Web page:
"A part of the shift is reducing the stigma and taboo around talking about these things - rape, violence, power, and sex in general. We have to create and foster safe spaces for questions to be asked, conversations to be had, and growth to be achieved."

  In the coming months, Title IX coordinator Patty Crawford hopes to fully address these concerns. In the fall there will be a mandatory event for all incoming freshman and transfer students on the laws that govern Title IX and bystander intervention strategies. This event will be followed up with mandatory online training and one-on-one trainings with student groups throughout the year. It’s here, Crawford says, that the real student training takes place.

“We trained about 10,000 people over the course of this year and the course of last year, just in the Fall semester having one-on-one dialog or small group dialog,” Crawford said.

Despite having all of these measures in place, Crawford stressed that this is a new program that needs time and development. Her team is working to reach out to students and research other campaigns, such as Green Dot, to achieve the best program possible at Baylor. They’ve also increased coordination with the Baylor counseling center to provide additional support for sexual assault victims and are in the process of hiring an additional Tile IX investigator.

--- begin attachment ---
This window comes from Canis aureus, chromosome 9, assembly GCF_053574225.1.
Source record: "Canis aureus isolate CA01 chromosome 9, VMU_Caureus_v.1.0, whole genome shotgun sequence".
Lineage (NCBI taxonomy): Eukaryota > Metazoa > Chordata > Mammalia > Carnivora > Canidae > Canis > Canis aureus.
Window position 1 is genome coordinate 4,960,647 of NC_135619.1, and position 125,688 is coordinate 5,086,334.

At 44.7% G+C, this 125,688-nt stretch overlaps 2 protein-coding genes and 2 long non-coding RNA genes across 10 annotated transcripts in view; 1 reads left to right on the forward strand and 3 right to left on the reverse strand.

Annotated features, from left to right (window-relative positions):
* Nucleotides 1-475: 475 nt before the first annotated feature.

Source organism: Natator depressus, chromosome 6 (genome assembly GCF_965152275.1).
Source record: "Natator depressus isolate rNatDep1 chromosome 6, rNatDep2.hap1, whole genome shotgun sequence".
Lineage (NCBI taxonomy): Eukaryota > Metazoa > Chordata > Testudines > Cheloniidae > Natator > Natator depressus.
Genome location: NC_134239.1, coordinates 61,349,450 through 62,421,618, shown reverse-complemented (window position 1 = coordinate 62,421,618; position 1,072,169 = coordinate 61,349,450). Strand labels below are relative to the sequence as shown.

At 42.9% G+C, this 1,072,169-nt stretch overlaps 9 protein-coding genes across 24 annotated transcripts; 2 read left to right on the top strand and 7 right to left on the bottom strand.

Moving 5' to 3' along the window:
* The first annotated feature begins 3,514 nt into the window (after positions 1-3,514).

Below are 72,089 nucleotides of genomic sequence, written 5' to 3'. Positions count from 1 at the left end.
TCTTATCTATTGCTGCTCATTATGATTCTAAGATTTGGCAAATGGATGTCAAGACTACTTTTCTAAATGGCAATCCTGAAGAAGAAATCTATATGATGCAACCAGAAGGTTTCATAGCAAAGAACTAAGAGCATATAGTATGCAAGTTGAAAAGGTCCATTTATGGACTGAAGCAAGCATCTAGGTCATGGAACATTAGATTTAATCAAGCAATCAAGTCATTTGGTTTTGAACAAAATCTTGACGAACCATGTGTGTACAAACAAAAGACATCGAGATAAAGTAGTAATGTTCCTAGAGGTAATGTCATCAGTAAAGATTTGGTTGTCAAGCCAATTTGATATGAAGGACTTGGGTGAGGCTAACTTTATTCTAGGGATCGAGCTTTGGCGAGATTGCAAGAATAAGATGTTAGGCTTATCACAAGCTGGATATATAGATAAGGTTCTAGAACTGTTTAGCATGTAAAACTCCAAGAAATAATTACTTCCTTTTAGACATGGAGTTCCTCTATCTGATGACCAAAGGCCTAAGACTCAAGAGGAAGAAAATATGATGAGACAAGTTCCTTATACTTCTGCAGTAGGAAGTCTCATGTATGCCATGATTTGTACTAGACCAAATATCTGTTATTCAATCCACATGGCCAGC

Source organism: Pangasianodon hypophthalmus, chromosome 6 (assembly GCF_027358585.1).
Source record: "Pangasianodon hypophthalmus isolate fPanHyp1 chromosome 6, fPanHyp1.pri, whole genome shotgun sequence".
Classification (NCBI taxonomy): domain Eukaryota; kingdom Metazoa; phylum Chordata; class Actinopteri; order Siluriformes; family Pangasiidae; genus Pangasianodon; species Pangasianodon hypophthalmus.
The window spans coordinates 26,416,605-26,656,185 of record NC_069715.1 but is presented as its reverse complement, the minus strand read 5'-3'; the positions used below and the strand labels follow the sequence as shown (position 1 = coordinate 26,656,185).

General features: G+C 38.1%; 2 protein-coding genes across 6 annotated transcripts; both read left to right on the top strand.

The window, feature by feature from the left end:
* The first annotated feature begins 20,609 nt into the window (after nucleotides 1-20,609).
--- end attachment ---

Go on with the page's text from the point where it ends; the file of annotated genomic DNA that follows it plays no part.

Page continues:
It’s all part of the “cultural shift” that Baylor is trying to create in the wake of an investigation that found “specific failings within both the football program and Athletics department leadership, including a failure to identify and respond to a pattern of sexual violence by a football player and to a report of dating violence.”

In an e-mail, Baylor officials said creating that shift is what they’re working towards.

“A part of the shift is reducing the stigma and taboo around talking about these things – rape, violence, power, and sex in general,” the e-mail reads. “We have to create and foster safe spaces for questions to be asked, conversations to be had, and growth to be achieved.”

During another orientation event, where overall campus safety is addressed, Crawford told a crowd of incoming students and their parents that ultimately she wants for her job to not have to exist anymore.